Face-to-face
Self paced?

18
25
Should this course be considered for funding?
No
Large Enrollment Courses:
 
 
 

Writing Intensive Assignments

Pages
All assignments
Ten 2-page essays, roughly one each week except weeks when a longer "compare and contrast" paper is due. The essays are on the historical writings covered each week. Purpose is to get students to assimilate the viewpoints of the authors and connect them to the times as well as to modern thought. These will not be revised, but will be evaluated by Professors Mandy and Mueser with significant comments designed to guide students toward improvement on subsequent papers. Two 5-page "compare and contrast" papers that require integration of the readings studied over the previous few weeks. These may require revision and integration of some of the writing in the relevant 2-page essays. These will be evaluated by Professors Mandy and Mueser with significant comments designed to guide students toward improvement on subsequent papers. A final 10-page "compare and contrast" paper that will explicitly require rewriting and integration of one of the 5-page papers and possibly some of the 2-page essays. These will be evaluated by Professors Mandy and Mueser.
Length of assignment:
30
David Mandy & Peter Mueser
10
David Mandy & Peter Mueser
40

Total pages for all assignments:
First drafts:
30.00
Revisions:
10.00
40.00
 

Writing Intensive Teaching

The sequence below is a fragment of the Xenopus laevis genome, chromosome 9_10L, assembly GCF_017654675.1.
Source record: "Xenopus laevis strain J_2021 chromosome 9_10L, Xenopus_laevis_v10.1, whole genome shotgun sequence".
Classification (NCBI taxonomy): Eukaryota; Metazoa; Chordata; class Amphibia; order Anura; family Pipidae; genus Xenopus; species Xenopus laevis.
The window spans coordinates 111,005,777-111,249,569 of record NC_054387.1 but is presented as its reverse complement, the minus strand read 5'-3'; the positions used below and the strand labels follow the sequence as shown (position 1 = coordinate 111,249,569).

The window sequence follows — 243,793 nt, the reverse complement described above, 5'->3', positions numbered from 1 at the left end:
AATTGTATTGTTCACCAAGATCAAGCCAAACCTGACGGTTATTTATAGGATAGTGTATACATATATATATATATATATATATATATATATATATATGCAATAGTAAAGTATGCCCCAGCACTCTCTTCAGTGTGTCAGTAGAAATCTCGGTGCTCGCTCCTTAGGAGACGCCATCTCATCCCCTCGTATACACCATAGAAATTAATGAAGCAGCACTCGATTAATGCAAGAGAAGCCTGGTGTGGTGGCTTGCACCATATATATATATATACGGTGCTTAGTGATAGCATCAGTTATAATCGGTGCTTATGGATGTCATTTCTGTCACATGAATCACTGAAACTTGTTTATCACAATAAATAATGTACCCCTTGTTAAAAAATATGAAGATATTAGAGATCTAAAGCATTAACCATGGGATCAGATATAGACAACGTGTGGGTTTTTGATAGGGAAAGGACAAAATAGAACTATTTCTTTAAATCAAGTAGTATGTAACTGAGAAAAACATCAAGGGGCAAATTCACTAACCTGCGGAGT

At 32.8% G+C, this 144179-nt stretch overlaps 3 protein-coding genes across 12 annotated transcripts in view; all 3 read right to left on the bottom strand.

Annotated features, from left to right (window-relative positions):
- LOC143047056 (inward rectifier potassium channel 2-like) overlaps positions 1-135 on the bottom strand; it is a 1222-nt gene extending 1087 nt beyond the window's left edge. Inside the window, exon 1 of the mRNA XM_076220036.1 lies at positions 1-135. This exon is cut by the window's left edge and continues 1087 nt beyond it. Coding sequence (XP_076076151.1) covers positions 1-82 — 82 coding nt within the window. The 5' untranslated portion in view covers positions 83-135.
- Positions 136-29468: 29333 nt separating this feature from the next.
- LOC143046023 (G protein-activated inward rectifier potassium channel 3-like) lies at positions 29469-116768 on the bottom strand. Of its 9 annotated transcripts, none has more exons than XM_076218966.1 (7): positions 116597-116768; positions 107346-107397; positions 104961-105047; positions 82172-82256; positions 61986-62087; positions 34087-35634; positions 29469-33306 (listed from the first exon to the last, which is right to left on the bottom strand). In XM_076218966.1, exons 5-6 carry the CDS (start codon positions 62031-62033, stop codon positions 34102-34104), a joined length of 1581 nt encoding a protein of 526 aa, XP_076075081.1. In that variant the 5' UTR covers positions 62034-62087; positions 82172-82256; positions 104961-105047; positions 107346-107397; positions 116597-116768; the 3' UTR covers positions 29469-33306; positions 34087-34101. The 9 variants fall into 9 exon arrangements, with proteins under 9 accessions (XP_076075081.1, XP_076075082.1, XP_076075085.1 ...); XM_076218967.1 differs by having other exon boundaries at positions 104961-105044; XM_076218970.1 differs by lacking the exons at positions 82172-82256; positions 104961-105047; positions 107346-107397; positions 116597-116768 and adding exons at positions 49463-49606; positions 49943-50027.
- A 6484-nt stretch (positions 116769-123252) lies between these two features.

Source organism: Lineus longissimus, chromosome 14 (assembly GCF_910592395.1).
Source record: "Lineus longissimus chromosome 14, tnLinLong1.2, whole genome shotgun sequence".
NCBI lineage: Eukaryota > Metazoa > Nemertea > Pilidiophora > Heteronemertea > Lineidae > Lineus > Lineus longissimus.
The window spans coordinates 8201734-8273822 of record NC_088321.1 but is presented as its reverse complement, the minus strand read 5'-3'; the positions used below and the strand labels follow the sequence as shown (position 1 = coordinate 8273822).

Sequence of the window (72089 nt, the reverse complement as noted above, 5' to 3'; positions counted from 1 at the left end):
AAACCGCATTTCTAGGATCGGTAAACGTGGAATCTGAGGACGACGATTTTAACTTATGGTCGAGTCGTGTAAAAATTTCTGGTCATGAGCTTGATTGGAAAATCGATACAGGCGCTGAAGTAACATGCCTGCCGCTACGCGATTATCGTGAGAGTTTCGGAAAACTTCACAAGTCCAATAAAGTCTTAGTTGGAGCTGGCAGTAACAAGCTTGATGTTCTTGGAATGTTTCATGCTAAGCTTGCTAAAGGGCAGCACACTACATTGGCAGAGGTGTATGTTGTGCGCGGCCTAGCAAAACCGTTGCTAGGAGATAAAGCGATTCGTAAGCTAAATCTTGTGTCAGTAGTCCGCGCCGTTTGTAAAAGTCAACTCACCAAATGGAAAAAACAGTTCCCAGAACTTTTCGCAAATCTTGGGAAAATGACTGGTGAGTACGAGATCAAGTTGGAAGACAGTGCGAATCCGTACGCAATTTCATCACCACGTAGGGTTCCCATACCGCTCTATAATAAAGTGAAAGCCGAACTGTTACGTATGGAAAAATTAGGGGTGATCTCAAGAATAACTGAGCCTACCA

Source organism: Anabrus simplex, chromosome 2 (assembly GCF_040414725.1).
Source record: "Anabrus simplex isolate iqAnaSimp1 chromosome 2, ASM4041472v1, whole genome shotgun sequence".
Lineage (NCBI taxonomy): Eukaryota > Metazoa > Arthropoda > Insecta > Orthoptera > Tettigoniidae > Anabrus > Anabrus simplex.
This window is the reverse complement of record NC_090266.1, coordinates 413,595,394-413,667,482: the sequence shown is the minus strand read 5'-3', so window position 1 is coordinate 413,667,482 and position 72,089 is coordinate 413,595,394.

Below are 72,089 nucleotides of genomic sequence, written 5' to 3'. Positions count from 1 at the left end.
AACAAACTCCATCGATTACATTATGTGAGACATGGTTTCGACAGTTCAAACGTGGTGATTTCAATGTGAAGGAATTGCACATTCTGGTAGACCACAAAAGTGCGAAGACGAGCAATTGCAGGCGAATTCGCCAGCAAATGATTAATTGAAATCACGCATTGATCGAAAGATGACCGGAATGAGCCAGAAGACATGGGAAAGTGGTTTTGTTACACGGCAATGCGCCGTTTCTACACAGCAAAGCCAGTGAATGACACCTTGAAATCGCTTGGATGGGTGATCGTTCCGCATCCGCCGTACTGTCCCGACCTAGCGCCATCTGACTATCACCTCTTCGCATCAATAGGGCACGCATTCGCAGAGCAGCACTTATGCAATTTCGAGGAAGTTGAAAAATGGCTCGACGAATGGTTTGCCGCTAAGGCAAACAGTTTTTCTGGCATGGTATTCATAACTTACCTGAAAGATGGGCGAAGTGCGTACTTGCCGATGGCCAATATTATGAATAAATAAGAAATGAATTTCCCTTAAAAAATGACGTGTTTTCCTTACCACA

Peer review
 
 
Historical economic writings are wide open to varying interpretations and students will be given latitude to provide their own provided it is well thought-out. For example, some people think Marx's labor theory of value is fundamental and as relevant today as it was in the mid-nineteenth century. Others think Marx totally missed the importance of thinking about other factors of production independent from the labor embodied in them. Others think the labor theory is central but that Ricardo espoused it better than Marx. These are all defensible positions. Similar comparisons and contrasts can be made between Marshall and Walras, Smith and the mercantilists, Keynes and the neoclassicists, etc.
See above.
85
%
 
0
 

Course Syllabus

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Administrative Information

Education and Social Sciences
 
 

Acknowledgement

I have read and reviewed the updated proposal

Additional Comments

 
Patricia Luckenotte (luckenottep) (Mon, 23 Jan 2017 22:46:17 GMT): I have added ECONOM 4320W, 01 to the Fall 2017 Schedule of Classes and cancelled the regular section of ECONOM 4320, 01 for Fall 2017.
Key: 117